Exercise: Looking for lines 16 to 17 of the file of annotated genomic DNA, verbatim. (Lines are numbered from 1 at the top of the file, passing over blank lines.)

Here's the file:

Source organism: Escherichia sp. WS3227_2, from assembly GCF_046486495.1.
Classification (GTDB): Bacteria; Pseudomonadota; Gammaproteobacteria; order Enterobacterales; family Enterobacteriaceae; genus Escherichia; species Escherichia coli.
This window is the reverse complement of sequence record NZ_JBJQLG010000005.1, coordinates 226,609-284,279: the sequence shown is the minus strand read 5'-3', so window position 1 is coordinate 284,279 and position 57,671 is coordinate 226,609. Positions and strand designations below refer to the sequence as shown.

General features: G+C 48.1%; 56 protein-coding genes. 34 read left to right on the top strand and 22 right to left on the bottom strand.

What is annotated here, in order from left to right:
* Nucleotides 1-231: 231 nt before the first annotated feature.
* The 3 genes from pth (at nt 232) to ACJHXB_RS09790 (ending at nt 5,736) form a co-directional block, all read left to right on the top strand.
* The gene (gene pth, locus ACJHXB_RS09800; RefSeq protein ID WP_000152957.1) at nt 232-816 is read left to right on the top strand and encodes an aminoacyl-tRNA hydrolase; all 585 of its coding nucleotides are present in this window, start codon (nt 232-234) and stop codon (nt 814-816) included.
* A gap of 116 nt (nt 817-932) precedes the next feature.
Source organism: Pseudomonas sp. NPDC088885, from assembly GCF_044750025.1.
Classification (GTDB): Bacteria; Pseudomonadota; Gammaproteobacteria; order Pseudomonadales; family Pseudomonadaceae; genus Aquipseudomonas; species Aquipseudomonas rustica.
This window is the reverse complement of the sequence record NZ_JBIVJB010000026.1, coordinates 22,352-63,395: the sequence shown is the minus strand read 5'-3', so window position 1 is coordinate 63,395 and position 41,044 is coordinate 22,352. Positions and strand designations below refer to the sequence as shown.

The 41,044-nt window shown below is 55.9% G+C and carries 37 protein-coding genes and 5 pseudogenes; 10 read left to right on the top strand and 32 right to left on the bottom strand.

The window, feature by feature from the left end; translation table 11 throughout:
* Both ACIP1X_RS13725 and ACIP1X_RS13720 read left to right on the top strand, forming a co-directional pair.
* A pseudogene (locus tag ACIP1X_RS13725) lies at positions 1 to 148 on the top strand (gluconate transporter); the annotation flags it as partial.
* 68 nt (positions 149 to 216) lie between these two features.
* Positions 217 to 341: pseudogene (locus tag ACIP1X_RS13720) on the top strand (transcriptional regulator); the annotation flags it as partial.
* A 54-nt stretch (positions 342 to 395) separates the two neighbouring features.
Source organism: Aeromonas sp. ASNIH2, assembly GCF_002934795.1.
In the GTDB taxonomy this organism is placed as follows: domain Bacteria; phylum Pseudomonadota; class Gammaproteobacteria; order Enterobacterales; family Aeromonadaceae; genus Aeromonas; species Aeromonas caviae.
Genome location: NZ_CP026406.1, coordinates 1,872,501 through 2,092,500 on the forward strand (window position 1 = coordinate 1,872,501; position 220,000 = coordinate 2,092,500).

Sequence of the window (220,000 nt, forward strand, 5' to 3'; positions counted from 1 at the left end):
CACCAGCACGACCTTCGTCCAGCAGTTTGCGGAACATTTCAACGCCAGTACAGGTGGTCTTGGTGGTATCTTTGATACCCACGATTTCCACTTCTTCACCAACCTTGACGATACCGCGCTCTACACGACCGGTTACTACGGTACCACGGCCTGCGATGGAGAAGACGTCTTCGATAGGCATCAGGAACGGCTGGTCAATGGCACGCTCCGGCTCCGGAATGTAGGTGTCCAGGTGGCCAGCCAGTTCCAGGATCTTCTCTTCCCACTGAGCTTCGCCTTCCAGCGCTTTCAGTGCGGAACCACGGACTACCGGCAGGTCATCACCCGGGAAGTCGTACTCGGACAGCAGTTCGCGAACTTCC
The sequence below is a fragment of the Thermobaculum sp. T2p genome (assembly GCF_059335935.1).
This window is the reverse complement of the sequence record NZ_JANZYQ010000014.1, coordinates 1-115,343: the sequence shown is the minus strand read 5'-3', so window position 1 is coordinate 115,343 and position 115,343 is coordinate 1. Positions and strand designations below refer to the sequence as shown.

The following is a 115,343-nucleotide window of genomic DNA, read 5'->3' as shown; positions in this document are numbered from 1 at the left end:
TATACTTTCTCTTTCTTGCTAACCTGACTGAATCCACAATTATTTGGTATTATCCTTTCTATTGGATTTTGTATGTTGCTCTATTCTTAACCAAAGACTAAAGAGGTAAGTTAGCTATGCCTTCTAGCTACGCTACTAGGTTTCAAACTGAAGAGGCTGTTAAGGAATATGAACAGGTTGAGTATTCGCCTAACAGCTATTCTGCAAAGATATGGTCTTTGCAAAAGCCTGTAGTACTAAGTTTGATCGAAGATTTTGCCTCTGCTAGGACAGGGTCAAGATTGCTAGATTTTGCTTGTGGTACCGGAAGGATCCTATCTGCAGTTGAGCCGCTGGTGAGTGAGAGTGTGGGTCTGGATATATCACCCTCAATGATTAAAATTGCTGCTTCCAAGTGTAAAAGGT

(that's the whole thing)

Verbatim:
* A pseudogene (locus tag ACIP1X_RS13725) lies at positions 1 to 148 on the top strand (gluconate transporter); the annotation flags it as partial.
* 68 nt (positions 149 to 216) lie between these two features.